Scriptwriter Alan Simpson, famous for hits including Hancock's Half Hour and Steptoe And Son, has died at the age of 87 after a long battle with lung disease, his manager has said.
Simpson was famous for his writing partnership with Ray Galton.
His manager Tessa Le Bars said: "Having had the privilege of working with Alan and Ray for over 50 years, the last 40 as agent, business manager and friend, and latterly as Alan's companion and carer, I am deeply saddened to lose Alan after a brave battle with lung disease."
Galton and Simpson met at Milford Sanatorium when they were both diagnosed with tuberculosis as teenagers.
Galton and his family paid tribute in a joint statement, saying: "There are no words to express our sense of loss and sadness at the passing of Alan Simpson, Ray's partner and family friend over the last 70 years.
"From their first attempts at humour in Milford Sanatorium, through a lifetime of work together, the strength of Alan and Ray's personal and professional bond was always at the heart of their success. We respectfully request there are no attempts to contact the Galton family home at this time."
As well as their acclaimed work with Tony Hancock and Steptoe actors Harry H Corbett and Wilfrid Brambell, Galton and Simpson also wrote TV, film and stage scripts for the likes of Frankie Howerd, Peter Sellers, Leonard Rossiter, Arthur Lowe and Les Dawson.
After sending a skit to a BBC talent spotter, the pair got their first big break with Hancock's Half Hour, which began on radio in 1954 before moving to the small screen.
Next, in 1962, came the hugely popular sitcom Steptoe And Son, about father and son rag-and-bone men living together in a grimy house in Shepherd's Bush.
The sitcom became the most popular programme on TV and is seen as one of the shows from the Golden Age of the genre.
It earned Galton and Simpson, who had not been expected to survive tuberculosis in their teenage years, Writers' Guild Awards in 1962 and 1963.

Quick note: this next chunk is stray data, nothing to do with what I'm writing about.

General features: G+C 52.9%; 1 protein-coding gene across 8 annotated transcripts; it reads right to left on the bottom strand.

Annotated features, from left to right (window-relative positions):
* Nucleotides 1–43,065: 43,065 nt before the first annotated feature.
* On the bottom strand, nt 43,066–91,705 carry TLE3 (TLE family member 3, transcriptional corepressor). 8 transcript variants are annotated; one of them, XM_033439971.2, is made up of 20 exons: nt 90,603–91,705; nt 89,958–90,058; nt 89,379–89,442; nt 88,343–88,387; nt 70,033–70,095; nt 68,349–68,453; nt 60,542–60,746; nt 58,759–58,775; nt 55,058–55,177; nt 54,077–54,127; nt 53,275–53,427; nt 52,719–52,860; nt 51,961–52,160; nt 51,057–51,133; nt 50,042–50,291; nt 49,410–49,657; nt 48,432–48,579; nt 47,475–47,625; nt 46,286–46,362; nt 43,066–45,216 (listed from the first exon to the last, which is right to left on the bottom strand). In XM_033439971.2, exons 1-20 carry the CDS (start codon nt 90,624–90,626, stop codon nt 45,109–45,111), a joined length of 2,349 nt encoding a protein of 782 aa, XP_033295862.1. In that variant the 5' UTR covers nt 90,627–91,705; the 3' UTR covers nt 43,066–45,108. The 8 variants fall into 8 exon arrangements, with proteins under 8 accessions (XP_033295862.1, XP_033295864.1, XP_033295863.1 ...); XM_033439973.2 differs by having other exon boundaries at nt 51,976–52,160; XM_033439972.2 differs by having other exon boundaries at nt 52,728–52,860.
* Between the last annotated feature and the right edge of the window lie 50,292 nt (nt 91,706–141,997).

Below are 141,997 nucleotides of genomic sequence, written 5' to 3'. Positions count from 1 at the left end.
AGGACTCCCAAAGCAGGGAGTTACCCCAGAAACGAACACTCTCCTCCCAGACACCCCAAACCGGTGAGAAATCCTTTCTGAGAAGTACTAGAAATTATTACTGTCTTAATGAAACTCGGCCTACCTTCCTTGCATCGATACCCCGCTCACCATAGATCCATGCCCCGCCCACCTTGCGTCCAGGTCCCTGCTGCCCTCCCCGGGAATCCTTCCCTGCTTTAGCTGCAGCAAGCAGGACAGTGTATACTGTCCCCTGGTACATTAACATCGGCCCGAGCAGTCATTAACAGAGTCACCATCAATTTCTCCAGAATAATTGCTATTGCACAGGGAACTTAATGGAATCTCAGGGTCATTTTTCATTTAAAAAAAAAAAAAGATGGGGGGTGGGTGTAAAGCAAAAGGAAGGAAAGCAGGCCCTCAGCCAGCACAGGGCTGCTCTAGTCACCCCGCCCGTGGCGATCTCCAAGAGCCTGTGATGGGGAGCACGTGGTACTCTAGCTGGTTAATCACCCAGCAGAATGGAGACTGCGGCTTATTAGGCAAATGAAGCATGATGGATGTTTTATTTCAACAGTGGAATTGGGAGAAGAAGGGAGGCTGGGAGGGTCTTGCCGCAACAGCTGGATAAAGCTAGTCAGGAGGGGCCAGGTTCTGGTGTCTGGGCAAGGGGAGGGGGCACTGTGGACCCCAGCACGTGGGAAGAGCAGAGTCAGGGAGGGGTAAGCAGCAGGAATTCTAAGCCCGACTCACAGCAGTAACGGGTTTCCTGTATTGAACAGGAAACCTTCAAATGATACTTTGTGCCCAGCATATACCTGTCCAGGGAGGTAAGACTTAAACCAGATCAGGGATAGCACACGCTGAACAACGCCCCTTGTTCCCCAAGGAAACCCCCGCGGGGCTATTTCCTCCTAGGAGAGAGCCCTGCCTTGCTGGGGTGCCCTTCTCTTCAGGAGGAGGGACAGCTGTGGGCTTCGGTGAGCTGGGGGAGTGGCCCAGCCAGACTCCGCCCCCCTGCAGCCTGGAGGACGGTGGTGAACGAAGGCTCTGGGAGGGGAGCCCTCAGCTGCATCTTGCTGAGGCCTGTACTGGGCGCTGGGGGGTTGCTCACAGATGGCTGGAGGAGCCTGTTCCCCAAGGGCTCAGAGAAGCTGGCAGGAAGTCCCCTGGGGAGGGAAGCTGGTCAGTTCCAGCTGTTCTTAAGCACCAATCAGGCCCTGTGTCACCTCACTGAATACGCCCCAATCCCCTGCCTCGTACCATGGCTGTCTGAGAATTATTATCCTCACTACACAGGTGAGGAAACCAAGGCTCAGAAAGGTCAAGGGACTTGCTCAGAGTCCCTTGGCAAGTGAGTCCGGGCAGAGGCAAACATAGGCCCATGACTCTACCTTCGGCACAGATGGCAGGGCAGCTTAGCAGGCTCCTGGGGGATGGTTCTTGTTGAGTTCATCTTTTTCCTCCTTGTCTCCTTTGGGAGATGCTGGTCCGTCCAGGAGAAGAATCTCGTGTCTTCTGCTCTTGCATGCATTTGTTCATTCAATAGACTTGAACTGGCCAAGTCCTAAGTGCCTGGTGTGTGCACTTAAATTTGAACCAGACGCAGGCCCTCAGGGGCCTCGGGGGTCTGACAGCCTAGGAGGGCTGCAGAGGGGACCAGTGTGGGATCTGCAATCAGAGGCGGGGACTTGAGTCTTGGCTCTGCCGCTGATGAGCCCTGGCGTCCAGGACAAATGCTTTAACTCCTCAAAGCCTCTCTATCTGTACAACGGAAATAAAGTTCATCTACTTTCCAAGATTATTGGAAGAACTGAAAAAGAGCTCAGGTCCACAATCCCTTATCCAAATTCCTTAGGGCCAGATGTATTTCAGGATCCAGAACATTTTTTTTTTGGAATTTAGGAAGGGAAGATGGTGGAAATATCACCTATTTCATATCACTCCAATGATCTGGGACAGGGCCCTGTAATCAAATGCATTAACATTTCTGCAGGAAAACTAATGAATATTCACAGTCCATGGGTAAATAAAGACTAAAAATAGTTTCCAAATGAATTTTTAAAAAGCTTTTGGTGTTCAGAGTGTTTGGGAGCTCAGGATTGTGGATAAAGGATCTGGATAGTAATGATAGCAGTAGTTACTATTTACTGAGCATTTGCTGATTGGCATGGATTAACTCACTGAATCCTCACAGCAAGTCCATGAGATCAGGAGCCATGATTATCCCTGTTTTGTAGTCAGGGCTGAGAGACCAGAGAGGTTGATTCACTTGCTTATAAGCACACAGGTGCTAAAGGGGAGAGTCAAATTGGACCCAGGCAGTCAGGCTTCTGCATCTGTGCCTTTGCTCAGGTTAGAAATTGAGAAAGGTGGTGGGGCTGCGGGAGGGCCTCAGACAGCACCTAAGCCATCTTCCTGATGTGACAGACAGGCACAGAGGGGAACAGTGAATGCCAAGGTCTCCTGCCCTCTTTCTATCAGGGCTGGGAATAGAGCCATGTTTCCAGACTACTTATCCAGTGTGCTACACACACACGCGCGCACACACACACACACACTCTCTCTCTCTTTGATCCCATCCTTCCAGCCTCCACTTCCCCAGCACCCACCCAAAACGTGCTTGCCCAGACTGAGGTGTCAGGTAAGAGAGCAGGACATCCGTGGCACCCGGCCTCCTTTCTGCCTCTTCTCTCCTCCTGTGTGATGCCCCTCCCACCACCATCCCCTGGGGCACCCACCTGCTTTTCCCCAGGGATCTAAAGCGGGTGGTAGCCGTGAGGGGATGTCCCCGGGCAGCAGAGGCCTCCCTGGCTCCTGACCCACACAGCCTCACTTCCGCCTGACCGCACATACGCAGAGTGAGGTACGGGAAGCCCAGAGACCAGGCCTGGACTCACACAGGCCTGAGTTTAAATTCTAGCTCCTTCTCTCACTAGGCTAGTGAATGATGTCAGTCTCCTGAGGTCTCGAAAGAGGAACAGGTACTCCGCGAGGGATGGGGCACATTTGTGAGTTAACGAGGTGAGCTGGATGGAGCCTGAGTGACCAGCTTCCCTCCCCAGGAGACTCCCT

In 1997, a six-part BBC series called Get Well Soon, written by Galton and John Antrobus, was based on Galton and Simpson's experiences in Milford Sanatorium.
Proving the continued popularity of their characters, the pair successfully revived Steptoe And Son for a play in 2005 called Murder At Oil Drum Lane.
Both were both awarded OBEs in 2000 for their contribution to British television.
The pair said last year that they still met every Monday to drink coffee and discuss the best comedians.
"When there were only two channels, there was a load of rubbish. A show might start out dreadful, but you nursed it," Simpson told the Daily Telegraph, rubbishing the suggestion that there had ever been a TV Golden Age.
"Fifty years ago, if you had an idea, it could be going out within three weeks - the time it took to build the sets. Now it has to go through committees, and the process can take years."
Galton and Simpson were honoured with the Bafta Fellowship last summer.
"We always wanted a Fellowship, even though we did not know what a Fellowship was. Not the sort of thing one associates with a couple of Cockney lads, apart from Alfred Hitchcock, of course," Simpson said at the time.